3. Peter’s Gourmade Grill‘s Gooeys

How do you get the word out about your business if you do not do any marketing? You have to deliver something so good that the customers will spread the word about you. In this modern time of internet marketing and social media, all business owners need to utilize all available tools to get the word out about their businesses. Consider that many of these marketing tools have no cost to using them other than time to set up the information. Once set up, the people will do the work as long as you provide something that the people will want to come back for, such as the memorable food at Peter’s Gourmade Grill in Tustin. As a hole-in-the-wall that many people can easily drive by without ever noticing it, Peter’s Gourmade Grill only focuses on what they do best: grilling up foods with a twist, and each twist varies between each menu item. Perhaps the people continually return to Peter’s for these twists, since not many other places have the same combinations that Peter’s offers. Take, for example, their Gooeys. Originally intended as a shared dessert, this massive pile of sweet potato fries gets dressed up with brown sugar, maple syrup, and toasted marshmallows. Has anyone else ever thought of this combination? Perhaps so, but definitely nowhere else in Southern California can you find something like this. At $7.25, this can treat an entire family, as I cannot conceive any sole person devouring an entire order in one sitting.

2. Eat Chego‘s Ooey Gooey Fries

When a food truck converts to a restaurant, one can expect to find similarities between the food truck and the restaurant. When the founder of Kogi BBQ opened Eat Chego, food truck fans from all over flocked to this permanent Kogi fixture to experience Kogi in a more solid setting. As one of the originals, Kogi had one of the largest fan bases of any gourmet food truck, and continued to prosper in long lines for years to come. This popularity easily carried over to Eat Chego and also attracted countless more food fans to savor the flavor of what started a revolution. Although Eat Chego does not serve exactly what Kogi does, the flavors resemble each other, especially in the fan favorite Ooey Gooey Fries. This $6 bowl of beer-battered fries gets topped with sour cream sambal, three cheeses (Monterey jack, cheddar, and cotija), chilies, cilantro, and pickled garlic. Despite its vegetarian nature, people go nuts for this bowl, especially for the pickled garlic. The sauce adds a sour yet spicy flavor, while the cheese gives it a more gritty texture. The pickled garlic does not overwhelm the palate – it contains enough of a bite that you will immediately detect it, but the pickling essentially dilutes its potency. It adds the perfect amount of zing to this bowl. Although one can finish these fries as an entrée, because of the intense flavor profile, I suggest sharing this with a friend.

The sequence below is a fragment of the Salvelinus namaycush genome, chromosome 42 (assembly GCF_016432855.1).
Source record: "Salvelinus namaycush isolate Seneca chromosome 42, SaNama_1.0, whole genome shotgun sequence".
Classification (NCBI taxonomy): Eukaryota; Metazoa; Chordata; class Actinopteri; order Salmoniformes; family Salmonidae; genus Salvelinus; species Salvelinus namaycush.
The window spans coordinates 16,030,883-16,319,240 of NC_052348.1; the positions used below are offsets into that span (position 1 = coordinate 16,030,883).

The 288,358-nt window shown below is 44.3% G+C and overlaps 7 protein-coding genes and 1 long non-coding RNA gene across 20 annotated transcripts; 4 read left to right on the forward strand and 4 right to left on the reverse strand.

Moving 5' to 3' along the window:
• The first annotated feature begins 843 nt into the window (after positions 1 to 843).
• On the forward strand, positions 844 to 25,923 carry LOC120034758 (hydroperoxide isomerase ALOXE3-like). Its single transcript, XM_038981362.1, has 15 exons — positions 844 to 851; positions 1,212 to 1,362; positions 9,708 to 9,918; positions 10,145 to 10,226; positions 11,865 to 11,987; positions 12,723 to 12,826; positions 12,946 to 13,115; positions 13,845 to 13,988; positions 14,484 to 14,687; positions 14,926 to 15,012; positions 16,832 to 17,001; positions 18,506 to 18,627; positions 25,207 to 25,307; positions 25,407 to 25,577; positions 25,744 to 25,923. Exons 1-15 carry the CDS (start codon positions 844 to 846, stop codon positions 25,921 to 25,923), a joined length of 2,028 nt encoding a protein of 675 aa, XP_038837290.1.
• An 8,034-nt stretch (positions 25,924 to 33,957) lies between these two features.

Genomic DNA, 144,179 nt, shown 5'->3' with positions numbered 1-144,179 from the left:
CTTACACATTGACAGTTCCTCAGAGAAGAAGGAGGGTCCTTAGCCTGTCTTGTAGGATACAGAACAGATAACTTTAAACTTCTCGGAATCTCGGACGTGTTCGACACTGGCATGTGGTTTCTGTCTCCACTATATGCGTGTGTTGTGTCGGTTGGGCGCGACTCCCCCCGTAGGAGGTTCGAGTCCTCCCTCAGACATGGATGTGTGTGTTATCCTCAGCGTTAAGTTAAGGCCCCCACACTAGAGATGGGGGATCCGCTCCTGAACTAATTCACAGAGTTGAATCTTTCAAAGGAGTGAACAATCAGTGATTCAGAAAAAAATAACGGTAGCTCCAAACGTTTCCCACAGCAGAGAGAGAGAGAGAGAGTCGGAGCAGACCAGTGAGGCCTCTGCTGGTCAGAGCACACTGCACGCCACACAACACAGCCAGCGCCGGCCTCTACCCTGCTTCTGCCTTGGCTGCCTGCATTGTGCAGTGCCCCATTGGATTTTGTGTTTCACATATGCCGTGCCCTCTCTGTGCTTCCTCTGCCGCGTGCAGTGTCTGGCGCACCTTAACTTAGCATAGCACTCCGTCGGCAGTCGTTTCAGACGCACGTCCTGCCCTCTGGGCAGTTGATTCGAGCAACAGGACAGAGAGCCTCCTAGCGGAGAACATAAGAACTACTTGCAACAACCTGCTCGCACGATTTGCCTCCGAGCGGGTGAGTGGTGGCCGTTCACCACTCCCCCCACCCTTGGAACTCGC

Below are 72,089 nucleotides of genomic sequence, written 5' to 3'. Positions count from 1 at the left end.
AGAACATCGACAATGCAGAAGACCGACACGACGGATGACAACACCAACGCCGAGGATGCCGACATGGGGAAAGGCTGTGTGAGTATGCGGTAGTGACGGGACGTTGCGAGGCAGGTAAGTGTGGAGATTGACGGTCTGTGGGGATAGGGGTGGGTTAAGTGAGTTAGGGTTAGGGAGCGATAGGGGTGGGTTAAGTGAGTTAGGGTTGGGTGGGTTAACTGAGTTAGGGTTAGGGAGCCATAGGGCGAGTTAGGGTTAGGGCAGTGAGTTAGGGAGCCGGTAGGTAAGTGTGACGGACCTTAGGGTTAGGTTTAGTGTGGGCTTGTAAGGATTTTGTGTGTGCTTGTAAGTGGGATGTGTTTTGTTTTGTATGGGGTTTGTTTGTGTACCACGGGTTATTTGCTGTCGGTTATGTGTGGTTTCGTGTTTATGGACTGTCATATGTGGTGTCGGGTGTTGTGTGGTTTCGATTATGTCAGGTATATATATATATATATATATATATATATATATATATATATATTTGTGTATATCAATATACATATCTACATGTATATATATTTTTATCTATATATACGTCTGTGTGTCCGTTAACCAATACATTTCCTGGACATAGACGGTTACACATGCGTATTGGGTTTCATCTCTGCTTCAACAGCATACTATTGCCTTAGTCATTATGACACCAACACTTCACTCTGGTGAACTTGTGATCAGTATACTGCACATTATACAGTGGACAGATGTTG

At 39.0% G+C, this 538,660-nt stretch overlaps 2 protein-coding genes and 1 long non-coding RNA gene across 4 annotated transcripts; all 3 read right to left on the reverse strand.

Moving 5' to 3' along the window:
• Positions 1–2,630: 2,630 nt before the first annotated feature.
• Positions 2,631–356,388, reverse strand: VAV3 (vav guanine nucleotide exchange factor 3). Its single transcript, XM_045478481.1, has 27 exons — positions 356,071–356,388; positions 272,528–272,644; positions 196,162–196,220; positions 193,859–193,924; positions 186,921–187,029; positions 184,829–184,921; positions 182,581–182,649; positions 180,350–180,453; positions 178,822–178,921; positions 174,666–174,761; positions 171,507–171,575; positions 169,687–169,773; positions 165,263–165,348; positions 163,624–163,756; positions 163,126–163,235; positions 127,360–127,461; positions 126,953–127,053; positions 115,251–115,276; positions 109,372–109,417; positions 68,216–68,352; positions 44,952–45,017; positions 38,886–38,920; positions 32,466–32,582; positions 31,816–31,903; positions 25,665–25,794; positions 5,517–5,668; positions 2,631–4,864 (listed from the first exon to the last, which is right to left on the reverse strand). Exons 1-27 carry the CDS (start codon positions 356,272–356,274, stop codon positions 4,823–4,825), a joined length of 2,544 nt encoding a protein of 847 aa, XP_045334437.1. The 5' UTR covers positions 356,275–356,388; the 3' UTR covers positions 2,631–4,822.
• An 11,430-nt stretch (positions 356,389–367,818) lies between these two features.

1. Smoqued BBQ‘s Burnt Ends

With a handle on what the people want, Smoqued BBQ ensures that they rarely run out of customer favorites. This BBQ restaurant in Old Towne Orange delivers classic BBQ dishes using their own recipes, while slinging out over a dozen different types of craft beers at any given moment. Their extensive food menu carries multiple variations of their signature BBQ meats, from brisket to pulled pork to tri-tip to ribs and more. Perhaps the one dish that brings customers back the most resides on their appetizers section. In the appetizers section lies the appropriately named Brisket Burnt Ends. Sure they list this in the appetizers section, and they present it in a way that multiple people can share it. However, after you bite into one of these juicy morsels, you will want the plate all to yourself. This half-pound mound of meaty goodness consists of double-smoked brisket cube ends, which they caramelize in their house BBQ sauce. For burnt ends, the pieces retain their juiciness, as the seared caramelization of the sauce on the outside seals the meat’s natural juices inside. As if the outside did not contain enough heavenly flavor, the meat itself gives a rich, hearty, beefy taste that only true grillmasters can produce. Smoqued BBQ vows to always have the Brisket Burnt Ends available for customers to order. However, if they get slammed on any given day, they may run out by the end of the day. As a result, if you desire some top-notch burnt ends, head on over to Smoqued BBQ in Orange as early in the day as possible, and order up some burnt ends for yourself for $13.49. The price tag may appear steep, but once you get hooked, you may quickly overlook that.